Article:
According to the Financial Times (subscription required) the US central bank is concerned about the potential for a run on retail bond funds. The Fed has discussed imposing mandatory exit fees on those holding funds as a way of managing this run risk.

The FT reminds us that US retail investors have pumped over $1 trillion into bond funds since early 2009. Central bankers worry about investors buying funds that promise immediate liquidity while investing in potentially illiquid underlying assets like corporate bonds.

Ironically, the increasingly desperate search for yield by income-deprived investors is squarely the result of central banks’ own zero interest rate and quantitative easing (QE) policies. In recent months there’s been a top-of-the-market feel about bond ETF inflows, for example, with buyers focusing on the highest-yielding (and junkiest) part of the market, like leveraged loan funds.

I wrote in 2012 that regulators were soon likely to focus on fund liquidity risk. There’s an inherent tension between the promise of the retail fund “wrapper”—to allow investors to enter and depart at will—and the underlying assets of some funds.

In Europe, fund exit fees already exist in a rough and ready way in the form of redemption gates in fund prospectuses. If more than 10% of investors in a retail (UCITS) fund want to leave in a single day, the fund administrator can postpone redemptions until the next day.

Interestingly, some ETF issuers have told me that they’ve waived this right in the past, deciding not to halt occasional daily redemptions exceeding 10% of fund assets, presumably for fear of negative publicity.

ETFs, which are traded intraday on stock exchanges, provide a pressure valve in the sense that secondary market trading in a fund with suspended redemptions might continue—but it would be in limited volumes and presumably at a big discount to the fund’s net asset value.

We saw this happen on a small scale during a mini-panic in US-listed corporate bond ETFs last June, with one market-maker stepping away from its promise to process investors’ sell orders.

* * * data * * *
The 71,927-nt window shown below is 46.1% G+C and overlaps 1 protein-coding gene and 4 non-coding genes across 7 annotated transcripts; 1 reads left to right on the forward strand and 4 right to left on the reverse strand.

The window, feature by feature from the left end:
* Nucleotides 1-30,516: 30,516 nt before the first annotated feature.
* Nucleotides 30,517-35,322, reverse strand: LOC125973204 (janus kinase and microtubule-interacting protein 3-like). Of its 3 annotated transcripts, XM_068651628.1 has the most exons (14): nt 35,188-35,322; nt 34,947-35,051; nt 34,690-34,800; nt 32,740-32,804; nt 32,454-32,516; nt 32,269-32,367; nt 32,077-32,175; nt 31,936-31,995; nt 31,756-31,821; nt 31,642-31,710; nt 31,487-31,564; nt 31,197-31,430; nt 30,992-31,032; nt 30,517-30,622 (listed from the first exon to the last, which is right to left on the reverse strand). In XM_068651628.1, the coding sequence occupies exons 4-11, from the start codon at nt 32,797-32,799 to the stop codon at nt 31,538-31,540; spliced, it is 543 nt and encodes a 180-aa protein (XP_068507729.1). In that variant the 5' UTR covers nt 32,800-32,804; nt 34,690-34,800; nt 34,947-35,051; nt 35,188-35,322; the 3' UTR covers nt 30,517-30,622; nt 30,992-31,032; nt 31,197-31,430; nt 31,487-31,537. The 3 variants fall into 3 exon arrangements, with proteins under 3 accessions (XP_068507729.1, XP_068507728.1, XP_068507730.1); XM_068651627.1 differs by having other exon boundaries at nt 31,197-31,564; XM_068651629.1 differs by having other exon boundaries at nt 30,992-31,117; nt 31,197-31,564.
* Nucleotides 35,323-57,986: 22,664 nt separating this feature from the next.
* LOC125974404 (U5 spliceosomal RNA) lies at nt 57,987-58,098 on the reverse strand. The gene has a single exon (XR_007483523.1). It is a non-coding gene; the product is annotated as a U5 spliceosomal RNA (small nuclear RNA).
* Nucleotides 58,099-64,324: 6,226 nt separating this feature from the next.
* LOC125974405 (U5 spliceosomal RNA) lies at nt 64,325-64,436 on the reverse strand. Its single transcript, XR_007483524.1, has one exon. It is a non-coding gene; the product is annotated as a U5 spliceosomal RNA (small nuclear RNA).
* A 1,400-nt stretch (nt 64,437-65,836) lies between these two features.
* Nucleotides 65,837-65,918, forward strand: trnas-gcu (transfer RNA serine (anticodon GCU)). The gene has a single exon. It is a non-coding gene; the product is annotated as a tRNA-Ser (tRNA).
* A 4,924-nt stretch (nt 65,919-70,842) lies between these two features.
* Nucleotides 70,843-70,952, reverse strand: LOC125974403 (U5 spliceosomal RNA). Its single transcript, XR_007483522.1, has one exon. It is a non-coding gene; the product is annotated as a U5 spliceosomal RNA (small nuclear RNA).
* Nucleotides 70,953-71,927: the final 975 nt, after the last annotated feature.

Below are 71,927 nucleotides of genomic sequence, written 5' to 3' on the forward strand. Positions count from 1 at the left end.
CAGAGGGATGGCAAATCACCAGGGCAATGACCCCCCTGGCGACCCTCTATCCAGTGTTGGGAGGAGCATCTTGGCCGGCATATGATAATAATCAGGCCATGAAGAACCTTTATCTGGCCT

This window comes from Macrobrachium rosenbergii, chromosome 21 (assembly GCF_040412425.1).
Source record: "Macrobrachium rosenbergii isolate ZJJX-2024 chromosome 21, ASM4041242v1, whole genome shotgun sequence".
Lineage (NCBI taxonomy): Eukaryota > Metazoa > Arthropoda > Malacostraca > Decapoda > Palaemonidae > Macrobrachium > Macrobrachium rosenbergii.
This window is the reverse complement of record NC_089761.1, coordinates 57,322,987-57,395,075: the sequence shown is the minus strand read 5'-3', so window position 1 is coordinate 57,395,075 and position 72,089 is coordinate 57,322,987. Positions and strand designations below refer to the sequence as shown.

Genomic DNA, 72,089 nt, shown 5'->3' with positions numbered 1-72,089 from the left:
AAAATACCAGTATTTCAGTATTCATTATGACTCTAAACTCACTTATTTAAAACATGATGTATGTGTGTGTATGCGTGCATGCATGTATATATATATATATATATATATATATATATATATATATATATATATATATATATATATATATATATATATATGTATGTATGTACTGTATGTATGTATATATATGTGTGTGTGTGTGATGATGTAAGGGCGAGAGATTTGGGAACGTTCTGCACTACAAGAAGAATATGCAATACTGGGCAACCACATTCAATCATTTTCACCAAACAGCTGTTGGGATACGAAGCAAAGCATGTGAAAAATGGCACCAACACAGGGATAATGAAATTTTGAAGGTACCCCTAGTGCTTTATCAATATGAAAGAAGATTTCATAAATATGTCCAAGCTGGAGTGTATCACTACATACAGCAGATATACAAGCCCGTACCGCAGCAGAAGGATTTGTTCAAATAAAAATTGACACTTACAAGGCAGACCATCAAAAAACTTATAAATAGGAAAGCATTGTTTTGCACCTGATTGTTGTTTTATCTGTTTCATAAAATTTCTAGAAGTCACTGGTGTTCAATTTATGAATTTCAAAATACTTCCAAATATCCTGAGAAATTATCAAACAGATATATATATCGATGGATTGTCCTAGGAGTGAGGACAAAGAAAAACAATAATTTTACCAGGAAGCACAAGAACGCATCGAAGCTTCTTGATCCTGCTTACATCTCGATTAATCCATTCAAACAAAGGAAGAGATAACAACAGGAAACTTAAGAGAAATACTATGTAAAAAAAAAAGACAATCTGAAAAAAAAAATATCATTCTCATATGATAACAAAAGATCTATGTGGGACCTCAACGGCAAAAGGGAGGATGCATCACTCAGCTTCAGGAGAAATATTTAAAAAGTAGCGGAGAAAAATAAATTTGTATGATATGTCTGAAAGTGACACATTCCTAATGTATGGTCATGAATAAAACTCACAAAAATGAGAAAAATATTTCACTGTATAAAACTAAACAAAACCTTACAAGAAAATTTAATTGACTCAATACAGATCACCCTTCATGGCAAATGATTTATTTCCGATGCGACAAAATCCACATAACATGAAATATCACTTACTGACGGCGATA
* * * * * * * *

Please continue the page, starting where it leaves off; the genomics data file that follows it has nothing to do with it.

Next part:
In the US mutual fund market, suspending redemptions is trickier because of the liquidity promise built into the 1940 Act structure. Fund managers must meet redemption requests within seven days and a suspension of redemptions is possible only in extreme circumstances.

At least 85% of fund assets have to be invested in “liquid securities” (I’m not sure how leveraged loan ETFs, which comply with the 1940 Act, can claim to be doing that).

You can see why the Fed is worried about run risk in junk bond mutual funds, particularly since there’s evidence that US investors are flightier than their European counterparts.

By cracking down on the banks, which can no longer hold large inventories of bonds for trading purposes, regulators have shifted risk to bond mutual funds. Now they are concerned about the consequences of their own policies.

I’ve written in the past about the potential for a crash in this sector. In particular, the shaky dealing infrastructure underlying bond funds seemed (and still seems) to me like an accident waiting to happen.

All the same, I feel uneasy about regulators’ current proposals to intervene so directly in the fund market. Investors buy funds knowing they may lose money. You can’t outlaw market bubbles and busts: they happen. If central bankers really think they can manage away all systemic risk then the next crash will be all the more violent.

Read More